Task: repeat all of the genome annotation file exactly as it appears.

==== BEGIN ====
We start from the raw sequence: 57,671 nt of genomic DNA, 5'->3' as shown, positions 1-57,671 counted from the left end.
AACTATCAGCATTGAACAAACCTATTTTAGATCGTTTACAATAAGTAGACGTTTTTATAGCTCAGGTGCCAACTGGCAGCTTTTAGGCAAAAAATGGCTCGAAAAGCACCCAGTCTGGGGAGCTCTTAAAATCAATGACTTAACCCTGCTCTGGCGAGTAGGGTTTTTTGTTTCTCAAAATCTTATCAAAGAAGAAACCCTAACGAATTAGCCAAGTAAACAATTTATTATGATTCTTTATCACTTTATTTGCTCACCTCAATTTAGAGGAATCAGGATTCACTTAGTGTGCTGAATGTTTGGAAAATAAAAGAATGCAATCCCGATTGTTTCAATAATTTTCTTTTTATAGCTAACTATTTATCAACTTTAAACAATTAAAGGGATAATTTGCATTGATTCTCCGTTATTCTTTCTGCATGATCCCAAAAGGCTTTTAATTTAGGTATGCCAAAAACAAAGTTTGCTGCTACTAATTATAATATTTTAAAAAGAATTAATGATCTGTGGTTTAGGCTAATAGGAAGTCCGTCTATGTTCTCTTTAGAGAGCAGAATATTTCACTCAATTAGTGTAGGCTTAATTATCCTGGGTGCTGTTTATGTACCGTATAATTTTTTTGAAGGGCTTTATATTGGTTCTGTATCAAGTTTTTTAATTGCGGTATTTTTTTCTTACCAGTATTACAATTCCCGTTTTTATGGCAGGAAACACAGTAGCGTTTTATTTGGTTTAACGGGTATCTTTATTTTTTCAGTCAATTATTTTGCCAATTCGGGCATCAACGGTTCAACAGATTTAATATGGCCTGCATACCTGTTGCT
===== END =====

We start from the raw sequence: 57,671 nt of genomic DNA, 5'->3' as shown, positions 1-57,671 counted from the left end.
AACTATCAGCATTGAACAAACCTATTTTAGATCGTTTACAATAAGTAGACGTTTTTATAGCTCAGGTGCCAACTGGCAGCTTTTAGGCAAAAAATGGCTCGAAAAGCACCCAGTCTGGGGAGCTCTTAAAATCAATGACTTAACCCTGCTCTGGCGAGTAGGGTTTTTTGTTTCTCAAAATCTTATCAAAGAAGAAACCCTAACGAATTAGCCAAGTAAACAATTTATTATGATTCTTTATCACTTTATTTGCTCACCTCAATTTAGAGGAATCAGGATTCACTTAGTGTGCTGAATGTTTGGAAAATAAAAGAATGCAATCCCGATTGTTTCAATAATTTTCTTTTTATAGCTAACTATTTATCAACTTTAAACAATTAAAGGGATAATTTGCATTGATTCTCCGTTATTCTTTCTGCATGATCCCAAAAGGCTTTTAATTTAGGTATGCCAAAAACAAAGTTTGCTGCTACTAATTATAATATTTTAAAAAGAATTAATGATCTGTGGTTTAGGCTAATAGGAAGTCCGTCTATGTTCTCTTTAGAGAGCAGAATATTTCACTCAATTAGTGTAGGCTTAATTATCCTGGGTGCTGTTTATGTACCGTATAATTTTTTTGAAGGGCTTTATATTGGTTCTGTATCAAGTTTTTTAATTGCGGTATTTTTTTCTTACCAGTATTACAATTCCCGTTTTTATGGCAGGAAACACAGTAGCGTTTTATTTGGTTTAACGGGTATCTTTATTTTTTCAGTCAATTATTTTGCCAATTCGGGCATCAACGGTTCAACAGATTTAATATGGCCTGCATACCTGTTGCT